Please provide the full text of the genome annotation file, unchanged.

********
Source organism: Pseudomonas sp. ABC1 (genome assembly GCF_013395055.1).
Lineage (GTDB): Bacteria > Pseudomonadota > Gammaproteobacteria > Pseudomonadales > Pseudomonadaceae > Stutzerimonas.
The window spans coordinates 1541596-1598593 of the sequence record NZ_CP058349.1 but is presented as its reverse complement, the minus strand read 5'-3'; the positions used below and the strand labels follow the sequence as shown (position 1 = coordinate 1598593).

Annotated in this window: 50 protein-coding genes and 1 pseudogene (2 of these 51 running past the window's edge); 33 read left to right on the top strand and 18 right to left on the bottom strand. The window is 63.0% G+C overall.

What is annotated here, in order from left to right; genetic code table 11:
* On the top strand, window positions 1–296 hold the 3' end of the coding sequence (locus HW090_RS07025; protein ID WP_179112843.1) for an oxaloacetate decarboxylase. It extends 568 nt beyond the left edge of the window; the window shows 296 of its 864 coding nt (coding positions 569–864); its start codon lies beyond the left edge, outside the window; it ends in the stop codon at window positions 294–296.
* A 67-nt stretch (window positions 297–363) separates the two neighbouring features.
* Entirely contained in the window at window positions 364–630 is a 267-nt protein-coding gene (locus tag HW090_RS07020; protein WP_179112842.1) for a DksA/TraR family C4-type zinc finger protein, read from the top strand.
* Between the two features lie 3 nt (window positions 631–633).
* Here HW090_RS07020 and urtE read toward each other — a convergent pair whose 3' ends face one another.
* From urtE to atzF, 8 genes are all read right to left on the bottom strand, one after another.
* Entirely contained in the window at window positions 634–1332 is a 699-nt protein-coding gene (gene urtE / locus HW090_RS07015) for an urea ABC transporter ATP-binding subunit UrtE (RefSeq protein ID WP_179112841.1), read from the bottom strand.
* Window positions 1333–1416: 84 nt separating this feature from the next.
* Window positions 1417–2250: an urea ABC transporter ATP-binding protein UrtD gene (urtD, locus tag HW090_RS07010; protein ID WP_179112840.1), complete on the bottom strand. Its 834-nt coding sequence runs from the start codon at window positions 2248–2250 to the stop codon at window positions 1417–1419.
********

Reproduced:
Source organism: Pseudomonas sp. ABC1 (genome assembly GCF_013395055.1).
Lineage (GTDB): Bacteria > Pseudomonadota > Gammaproteobacteria > Pseudomonadales > Pseudomonadaceae > Stutzerimonas.
The window spans coordinates 1541596-1598593 of the sequence record NZ_CP058349.1 but is presented as its reverse complement, the minus strand read 5'-3'; the positions used below and the strand labels follow the sequence as shown (position 1 = coordinate 1598593).

Annotated in this window: 50 protein-coding genes and 1 pseudogene (2 of these 51 running past the window's edge); 33 read left to right on the top strand and 18 right to left on the bottom strand. The window is 63.0% G+C overall.

What is annotated here, in order from left to right; genetic code table 11:
* On the top strand, window positions 1–296 hold the 3' end of the coding sequence (locus HW090_RS07025; protein ID WP_179112843.1) for an oxaloacetate decarboxylase. It extends 568 nt beyond the left edge of the window; the window shows 296 of its 864 coding nt (coding positions 569–864); its start codon lies beyond the left edge, outside the window; it ends in the stop codon at window positions 294–296.
* A 67-nt stretch (window positions 297–363) separates the two neighbouring features.
* Entirely contained in the window at window positions 364–630 is a 267-nt protein-coding gene (locus tag HW090_RS07020; protein WP_179112842.1) for a DksA/TraR family C4-type zinc finger protein, read from the top strand.
* Between the two features lie 3 nt (window positions 631–633).
* Here HW090_RS07020 and urtE read toward each other — a convergent pair whose 3' ends face one another.
* From urtE to atzF, 8 genes are all read right to left on the bottom strand, one after another.
* Entirely contained in the window at window positions 634–1332 is a 699-nt protein-coding gene (gene urtE / locus HW090_RS07015) for an urea ABC transporter ATP-binding subunit UrtE (RefSeq protein ID WP_179112841.1), read from the bottom strand.
* Window positions 1333–1416: 84 nt separating this feature from the next.
* Window positions 1417–2250: an urea ABC transporter ATP-binding protein UrtD gene (urtD, locus tag HW090_RS07010; protein ID WP_179112840.1), complete on the bottom strand. Its 834-nt coding sequence runs from the start codon at window positions 2248–2250 to the stop codon at window positions 1417–1419.